Born maintains that the idea of invariance is the clue to a rational concept of reality, not only in physics but also in every aspect of the world.  The power of the mind to neglect the differences of sense impressions and to be aware only of their invariant features is the most impressive fact of man's mental structure.  He proposes translating the term "gestalt" not as "shape" or "form" but as "invariant.”  And he proposes speaking of invariants of perception instead of sense impressions as the elements of our mental world.  In the closing paragraph of his article Born considers the reality of waves according to his ontological criterion of invari­ance.  He says that we regard waves on a lake as real, though they are nothing material but are only a certain shape of the surface of the water.  The justification for this view is that they can be characterized by certain invariant quantities like frequency and wavelength, or as a spectrum of these.  Born says that the same thing holds for light waves, and he asks rhetorically why the physicist should withhold the epithet "real" even if the waves repre­sent in quantum theory only a distribution of probability. 
          In his New Foundations Lande replies to Born's rhetorical question from the viewpoint of his own criterion of interaction: Particles are real while Schrödinger waves are not real, for the same reason that sick people are real things while the wave-like curve which symbolizes the probability distribution during a fluctuating epidemic is not a real thing.  Lande says that a given formalism can always be interpreted in a variety of ways.  At the conclu­sion of his New Foundations he gives seven alternative interpretations of the Schrödinger wave function including Schrödinger's, de Broglie's, Bohm's, Heisenberg's subjec­tive interpretation, Heisenberg's objective interpretation together with Bohr's instrumentalist interpretation, and Lande's own interpretation.  He does not include Popper's propensity interpretation.  He states that this list is indicative of the present confusion regarding the wave function, and paraphrases Mao Tse Tung saying that while it may be good politics to let a hundred flowers bloom and let a hundred schools contend, it is not good enough for sci­ence.  He asserts that only his interpretation stands up to realistic criticism in accordance with "monolithic" quantum mechanics, i.e. quantum theory with an ontology that is consistent with the rest of physics.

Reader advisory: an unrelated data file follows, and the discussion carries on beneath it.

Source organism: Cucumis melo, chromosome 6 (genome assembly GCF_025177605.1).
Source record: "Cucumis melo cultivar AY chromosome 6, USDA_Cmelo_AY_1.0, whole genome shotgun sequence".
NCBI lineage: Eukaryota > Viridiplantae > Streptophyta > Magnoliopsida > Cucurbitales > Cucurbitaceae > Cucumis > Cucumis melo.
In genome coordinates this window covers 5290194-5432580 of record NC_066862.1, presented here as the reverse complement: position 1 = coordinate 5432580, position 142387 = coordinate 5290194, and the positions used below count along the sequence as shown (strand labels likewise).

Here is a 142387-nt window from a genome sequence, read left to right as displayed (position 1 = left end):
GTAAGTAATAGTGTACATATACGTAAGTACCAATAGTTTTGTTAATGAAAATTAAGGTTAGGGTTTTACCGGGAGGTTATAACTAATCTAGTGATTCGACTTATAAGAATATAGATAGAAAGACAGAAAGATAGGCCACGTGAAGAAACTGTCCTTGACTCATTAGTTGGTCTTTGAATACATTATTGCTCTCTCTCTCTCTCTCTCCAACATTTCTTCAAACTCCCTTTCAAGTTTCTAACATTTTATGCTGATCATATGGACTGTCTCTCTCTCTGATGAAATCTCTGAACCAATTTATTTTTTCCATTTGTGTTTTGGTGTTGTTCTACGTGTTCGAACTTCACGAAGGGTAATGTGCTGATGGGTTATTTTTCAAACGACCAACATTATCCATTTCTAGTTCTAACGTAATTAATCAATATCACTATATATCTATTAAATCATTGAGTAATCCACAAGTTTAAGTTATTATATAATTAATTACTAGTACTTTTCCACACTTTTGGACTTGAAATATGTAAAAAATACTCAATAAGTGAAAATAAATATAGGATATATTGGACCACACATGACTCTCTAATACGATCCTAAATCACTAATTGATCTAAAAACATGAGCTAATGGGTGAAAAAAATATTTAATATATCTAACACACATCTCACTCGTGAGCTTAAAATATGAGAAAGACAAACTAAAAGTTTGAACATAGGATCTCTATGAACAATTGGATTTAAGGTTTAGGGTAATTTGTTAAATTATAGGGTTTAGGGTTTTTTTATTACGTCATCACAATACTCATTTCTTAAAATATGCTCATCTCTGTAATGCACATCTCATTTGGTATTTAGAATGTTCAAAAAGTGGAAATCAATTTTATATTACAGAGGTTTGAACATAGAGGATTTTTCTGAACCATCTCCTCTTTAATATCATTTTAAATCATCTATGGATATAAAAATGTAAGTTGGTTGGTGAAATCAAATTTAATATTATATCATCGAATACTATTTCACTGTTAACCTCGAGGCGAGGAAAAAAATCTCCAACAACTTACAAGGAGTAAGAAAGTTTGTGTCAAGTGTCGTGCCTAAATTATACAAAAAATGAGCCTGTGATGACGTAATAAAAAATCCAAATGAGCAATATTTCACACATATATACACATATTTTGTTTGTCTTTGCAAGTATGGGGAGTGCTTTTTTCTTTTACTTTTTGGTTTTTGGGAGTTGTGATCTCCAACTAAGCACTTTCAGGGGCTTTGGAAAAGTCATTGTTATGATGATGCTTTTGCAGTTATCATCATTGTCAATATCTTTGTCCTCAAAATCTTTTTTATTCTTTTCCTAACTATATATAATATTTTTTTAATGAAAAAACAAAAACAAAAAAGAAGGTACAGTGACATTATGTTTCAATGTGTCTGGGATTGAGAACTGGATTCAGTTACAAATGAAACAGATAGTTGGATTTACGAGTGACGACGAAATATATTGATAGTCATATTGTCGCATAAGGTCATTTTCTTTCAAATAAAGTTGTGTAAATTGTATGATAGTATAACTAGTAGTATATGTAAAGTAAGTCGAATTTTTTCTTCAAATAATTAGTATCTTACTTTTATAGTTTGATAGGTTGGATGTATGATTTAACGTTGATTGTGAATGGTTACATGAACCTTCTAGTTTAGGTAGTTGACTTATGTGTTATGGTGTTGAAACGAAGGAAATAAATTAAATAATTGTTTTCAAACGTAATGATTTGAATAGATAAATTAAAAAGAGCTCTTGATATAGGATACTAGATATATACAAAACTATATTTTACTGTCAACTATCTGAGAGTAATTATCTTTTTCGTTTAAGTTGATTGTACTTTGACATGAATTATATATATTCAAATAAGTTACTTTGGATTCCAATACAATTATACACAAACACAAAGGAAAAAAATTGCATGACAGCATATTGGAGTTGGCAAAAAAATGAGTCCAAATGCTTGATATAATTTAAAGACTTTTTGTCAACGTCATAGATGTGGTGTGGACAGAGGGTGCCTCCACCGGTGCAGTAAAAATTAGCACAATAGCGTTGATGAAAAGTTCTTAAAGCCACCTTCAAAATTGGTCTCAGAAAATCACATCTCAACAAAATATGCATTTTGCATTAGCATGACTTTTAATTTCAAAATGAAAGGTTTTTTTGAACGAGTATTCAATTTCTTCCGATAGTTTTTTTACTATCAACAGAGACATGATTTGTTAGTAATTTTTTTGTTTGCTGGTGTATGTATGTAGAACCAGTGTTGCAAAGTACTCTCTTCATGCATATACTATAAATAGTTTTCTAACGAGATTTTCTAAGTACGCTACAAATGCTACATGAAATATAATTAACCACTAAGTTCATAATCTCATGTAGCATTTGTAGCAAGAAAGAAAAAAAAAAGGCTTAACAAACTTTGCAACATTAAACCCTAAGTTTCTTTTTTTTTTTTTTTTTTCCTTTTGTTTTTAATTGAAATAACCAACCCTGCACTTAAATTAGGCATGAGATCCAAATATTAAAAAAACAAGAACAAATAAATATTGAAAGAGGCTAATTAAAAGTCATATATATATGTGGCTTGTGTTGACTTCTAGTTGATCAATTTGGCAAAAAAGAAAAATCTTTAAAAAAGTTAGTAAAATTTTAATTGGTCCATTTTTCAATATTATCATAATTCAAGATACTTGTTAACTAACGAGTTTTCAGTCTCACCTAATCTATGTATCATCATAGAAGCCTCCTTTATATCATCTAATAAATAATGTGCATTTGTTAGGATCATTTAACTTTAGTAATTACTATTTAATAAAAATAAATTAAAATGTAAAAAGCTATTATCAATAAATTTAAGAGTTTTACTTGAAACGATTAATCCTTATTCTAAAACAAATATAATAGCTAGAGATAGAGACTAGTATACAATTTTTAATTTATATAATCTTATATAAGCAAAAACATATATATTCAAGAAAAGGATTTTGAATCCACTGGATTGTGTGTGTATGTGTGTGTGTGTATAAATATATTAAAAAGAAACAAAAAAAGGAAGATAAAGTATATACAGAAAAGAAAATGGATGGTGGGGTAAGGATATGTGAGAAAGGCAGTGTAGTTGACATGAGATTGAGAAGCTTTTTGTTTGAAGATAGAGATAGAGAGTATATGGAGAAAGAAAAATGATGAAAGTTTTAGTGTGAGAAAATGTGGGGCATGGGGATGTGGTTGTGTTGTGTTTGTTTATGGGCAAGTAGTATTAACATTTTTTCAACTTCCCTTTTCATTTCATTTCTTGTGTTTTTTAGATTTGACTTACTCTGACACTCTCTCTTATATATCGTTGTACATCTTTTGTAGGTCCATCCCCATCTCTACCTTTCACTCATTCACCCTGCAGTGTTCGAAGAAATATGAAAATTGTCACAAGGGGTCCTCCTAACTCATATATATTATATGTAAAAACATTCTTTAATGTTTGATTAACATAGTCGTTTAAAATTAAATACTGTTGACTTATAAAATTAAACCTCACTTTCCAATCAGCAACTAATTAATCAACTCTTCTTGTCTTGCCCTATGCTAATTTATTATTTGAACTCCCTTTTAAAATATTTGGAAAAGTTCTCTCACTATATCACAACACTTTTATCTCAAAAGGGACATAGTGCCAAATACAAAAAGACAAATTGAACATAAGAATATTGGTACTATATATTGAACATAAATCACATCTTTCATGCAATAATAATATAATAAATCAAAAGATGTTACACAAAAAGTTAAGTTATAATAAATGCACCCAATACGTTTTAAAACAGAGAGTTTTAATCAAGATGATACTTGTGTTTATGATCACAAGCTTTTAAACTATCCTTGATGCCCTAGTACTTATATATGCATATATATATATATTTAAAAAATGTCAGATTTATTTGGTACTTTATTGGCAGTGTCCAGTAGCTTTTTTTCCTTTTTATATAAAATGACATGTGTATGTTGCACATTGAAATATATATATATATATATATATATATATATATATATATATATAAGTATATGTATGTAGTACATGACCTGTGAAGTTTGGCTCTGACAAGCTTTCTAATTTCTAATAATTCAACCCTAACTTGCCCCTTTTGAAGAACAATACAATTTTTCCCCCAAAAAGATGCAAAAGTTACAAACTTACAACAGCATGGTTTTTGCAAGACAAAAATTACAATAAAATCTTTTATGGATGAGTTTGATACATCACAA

Popper's Particle-Propensity Interpretation of Quantum Theory

          Popper explains the basis for the schism in physics as follows: On the one hand Einstein was a determinist, who believed that the statistical nature of quantum theory is due to the physicist's ignorance of the underlying deterministic laws, which have not yet been discovered.  Therefore Einstein chose a subjective interpretation of probability based on the scientist's ignorance.  On the other hand Hei­senberg was an indeterminist, but because the only objective interpretation of probability available at the time was the frequency inter­pretation, Heisenberg's introduction of the observer's disturbance of the quantum phenomenon by the measurement apparatus resulted in the combination of both the objective and subjective interpretations of the proba­bility function in the Copenhagen interpretation of the quantum theory.  The frequency interpretation is applicable only to mass phenomena, while the quantum theory pertains to singular events.  Therefore in order to describe the single quantum event, it seemed necessary to view probability as describing the scientist's ignorance resulting from the disturbance.  For this reason according to Popper the Copenhagen interpretation also relies on the subjective interpretation of probability.  Popper's propensity hypothesis advances an objective interpretation of the probability calculus and of probabilistic theories in physics, and it is an objective interpretation that is applicable to singular events.  Popper has arguments for probability interpretations that are exclusively objec­tive, but any objective interpretation requires a realistic philosophy with an indeterministic ontology.  Therefore he also advances arguments for realism and indeterminacy, as well as for objectivism.